I told you. My goal is to eat and taste the country. I never disappoint, to say the least. With open itineraries, I usually just take the train, get off at a random station, and go on from there. This was typical to my plan. So I first ended up in Raffles City, which is their central business district or CBD:

This is where you’ll see the big offices and some of the fancy hotels around the city.

Next up was Bugis Street, which is now a cleaned-up version of its’ former transgender haven,

Wait. Say what?

So Bugis Street used to be transgender central back then but by the time I got there, it was gone. Never fear! There’s an story for that later on.

Uhm… Okay. Moving along. Seems like you’re covering some ground.

So far, so good and while I was messaging some friends on WhatsApp, one of them told me to have a Singapore Sling at the original Raffles Hotel.

What’s in a Singapore Sling?

It’s an alcoholic drink that was created in 1915 at the Raffles Hotel in Singapore. The original recipe is available here. With nothing else to do, might as well go!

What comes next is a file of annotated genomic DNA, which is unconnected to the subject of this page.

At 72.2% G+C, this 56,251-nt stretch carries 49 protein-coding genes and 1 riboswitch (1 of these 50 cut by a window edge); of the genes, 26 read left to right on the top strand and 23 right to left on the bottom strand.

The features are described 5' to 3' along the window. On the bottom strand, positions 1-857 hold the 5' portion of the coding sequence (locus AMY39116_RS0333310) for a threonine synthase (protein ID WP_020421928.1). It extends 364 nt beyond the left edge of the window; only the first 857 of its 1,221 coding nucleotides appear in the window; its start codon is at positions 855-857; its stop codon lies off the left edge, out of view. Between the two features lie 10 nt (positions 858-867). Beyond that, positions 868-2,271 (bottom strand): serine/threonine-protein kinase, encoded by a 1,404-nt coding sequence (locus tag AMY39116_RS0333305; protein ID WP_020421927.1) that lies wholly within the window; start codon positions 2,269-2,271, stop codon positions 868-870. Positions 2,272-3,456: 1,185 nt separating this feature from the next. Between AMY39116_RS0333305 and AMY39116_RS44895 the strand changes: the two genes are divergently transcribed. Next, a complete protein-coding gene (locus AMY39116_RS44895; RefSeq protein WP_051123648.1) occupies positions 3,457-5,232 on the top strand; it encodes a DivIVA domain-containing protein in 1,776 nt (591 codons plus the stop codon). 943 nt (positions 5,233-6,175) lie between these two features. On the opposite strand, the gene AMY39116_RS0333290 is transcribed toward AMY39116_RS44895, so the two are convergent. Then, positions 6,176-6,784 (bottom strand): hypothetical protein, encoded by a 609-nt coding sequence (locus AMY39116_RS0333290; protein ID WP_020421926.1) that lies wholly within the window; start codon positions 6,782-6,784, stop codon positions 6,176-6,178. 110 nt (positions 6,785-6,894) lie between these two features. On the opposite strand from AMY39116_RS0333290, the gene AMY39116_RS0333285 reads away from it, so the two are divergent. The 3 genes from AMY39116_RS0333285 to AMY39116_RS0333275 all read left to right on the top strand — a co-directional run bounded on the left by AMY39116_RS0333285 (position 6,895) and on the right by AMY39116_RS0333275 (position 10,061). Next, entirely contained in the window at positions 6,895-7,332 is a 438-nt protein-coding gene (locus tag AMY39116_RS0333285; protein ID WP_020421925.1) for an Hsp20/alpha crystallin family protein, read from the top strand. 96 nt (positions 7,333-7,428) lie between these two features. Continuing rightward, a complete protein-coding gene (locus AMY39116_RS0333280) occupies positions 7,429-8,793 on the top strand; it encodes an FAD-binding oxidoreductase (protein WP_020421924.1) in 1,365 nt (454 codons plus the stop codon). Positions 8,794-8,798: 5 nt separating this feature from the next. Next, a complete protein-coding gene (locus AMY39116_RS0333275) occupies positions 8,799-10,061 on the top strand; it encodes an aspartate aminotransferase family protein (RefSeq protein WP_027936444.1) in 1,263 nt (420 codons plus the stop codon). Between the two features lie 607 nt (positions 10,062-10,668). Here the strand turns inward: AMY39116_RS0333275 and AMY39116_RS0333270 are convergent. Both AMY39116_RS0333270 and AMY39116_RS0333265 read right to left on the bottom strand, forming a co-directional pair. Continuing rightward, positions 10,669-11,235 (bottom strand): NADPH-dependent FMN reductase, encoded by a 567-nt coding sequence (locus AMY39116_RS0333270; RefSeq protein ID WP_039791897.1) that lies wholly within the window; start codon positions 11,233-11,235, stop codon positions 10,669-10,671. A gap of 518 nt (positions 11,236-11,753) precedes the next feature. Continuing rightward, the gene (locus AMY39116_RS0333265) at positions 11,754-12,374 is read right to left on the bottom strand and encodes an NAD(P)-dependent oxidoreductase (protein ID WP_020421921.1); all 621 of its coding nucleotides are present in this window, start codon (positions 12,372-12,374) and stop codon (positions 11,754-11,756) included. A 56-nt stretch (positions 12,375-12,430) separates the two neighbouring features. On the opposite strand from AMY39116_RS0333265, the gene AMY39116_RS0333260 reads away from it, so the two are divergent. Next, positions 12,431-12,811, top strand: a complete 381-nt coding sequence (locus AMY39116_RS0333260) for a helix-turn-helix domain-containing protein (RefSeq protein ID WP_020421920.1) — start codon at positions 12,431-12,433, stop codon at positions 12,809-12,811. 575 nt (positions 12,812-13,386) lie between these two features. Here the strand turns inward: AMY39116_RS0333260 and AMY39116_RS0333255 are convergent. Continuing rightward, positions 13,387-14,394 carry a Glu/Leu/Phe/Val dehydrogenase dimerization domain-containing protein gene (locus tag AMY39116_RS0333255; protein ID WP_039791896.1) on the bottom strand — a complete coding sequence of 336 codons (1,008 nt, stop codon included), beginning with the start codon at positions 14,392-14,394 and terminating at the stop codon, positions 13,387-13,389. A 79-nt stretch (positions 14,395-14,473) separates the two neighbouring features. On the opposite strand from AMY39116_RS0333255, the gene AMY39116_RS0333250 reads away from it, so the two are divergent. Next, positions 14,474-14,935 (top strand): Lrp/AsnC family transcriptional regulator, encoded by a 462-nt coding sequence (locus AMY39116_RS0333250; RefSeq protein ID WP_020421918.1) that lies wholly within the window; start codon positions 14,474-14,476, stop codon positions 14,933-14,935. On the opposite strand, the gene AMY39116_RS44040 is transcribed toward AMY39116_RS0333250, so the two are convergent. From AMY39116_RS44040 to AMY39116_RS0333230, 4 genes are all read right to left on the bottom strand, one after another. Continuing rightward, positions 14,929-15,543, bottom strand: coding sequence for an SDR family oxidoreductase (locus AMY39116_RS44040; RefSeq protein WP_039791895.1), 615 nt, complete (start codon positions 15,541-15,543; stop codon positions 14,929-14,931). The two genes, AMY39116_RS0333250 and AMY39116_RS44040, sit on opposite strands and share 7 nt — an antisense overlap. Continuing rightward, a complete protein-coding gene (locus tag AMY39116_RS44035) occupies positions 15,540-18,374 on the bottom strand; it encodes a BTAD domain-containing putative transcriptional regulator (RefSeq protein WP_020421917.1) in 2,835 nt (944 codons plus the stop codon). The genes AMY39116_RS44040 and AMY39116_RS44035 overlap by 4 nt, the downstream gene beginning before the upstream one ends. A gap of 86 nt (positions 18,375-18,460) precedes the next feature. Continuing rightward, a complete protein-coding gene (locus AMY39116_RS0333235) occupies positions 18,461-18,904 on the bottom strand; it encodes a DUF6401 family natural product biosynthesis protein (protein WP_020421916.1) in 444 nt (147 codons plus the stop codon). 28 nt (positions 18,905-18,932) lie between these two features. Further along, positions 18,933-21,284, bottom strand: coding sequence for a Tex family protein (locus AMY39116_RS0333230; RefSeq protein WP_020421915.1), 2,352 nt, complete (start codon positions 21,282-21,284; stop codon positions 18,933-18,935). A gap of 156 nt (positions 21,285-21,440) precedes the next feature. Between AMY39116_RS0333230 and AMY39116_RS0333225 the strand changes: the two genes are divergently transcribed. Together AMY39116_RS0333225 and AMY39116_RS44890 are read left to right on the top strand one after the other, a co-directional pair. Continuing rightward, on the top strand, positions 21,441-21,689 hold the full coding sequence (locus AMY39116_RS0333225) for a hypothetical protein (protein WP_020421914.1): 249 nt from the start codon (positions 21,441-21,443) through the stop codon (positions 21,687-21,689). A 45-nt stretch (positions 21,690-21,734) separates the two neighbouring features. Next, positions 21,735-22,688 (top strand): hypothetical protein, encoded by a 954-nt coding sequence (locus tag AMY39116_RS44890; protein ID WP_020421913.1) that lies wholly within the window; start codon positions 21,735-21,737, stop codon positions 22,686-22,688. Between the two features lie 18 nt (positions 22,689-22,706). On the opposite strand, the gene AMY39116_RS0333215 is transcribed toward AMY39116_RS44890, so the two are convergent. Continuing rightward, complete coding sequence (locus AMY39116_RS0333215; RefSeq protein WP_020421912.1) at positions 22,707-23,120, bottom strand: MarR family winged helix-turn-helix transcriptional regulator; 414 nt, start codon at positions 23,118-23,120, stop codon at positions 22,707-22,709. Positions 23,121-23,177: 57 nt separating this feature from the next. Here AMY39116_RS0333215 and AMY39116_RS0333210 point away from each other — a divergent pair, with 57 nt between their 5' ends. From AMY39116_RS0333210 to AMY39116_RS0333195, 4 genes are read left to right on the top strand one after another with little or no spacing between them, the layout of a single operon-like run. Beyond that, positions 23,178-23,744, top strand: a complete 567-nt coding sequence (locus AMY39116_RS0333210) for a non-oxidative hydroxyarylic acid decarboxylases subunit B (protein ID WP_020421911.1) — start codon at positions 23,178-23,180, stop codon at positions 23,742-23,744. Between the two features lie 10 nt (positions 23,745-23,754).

Wow, that places looks awesome!

It better be. Recognized as one of the world’s best hotels, Raffles Hotel isn’t really a ‘hotel’ but more of a complex; there are high-end stores like Louis Vuitton and Hublot, with a storied history that defines ‘Singapura’. Too bad a night stay is a Canadian-equivalent of a month’s rent. One day, I’ll stay there but for now, I’m just going to get smashed:


Since it was a national landmark, was it hard to get in?

Surprisingly, no. I think I just lucked out though because there was a queue of me and an English couple on a retirement tour around Asia. It didn’t take us long to get a seat and since space was precious, we just combined as a party of three to increase our chances:


10 minutes later, we were in. It was heavenly,

Well, it definitely has an old-school charm to say the least.

That’s an understatement. A little crash course on Singapore: It was founded by Sir Stamford Raffles and was pretty much influenced by the British since existence. The whole hotel was built in imperial British time and the Long Bar is what I would think, life would be like in the early 1900’s. This was (in my opinion, is still) the definition of ‘rich’. Kids nowadays would call it ‘old money’.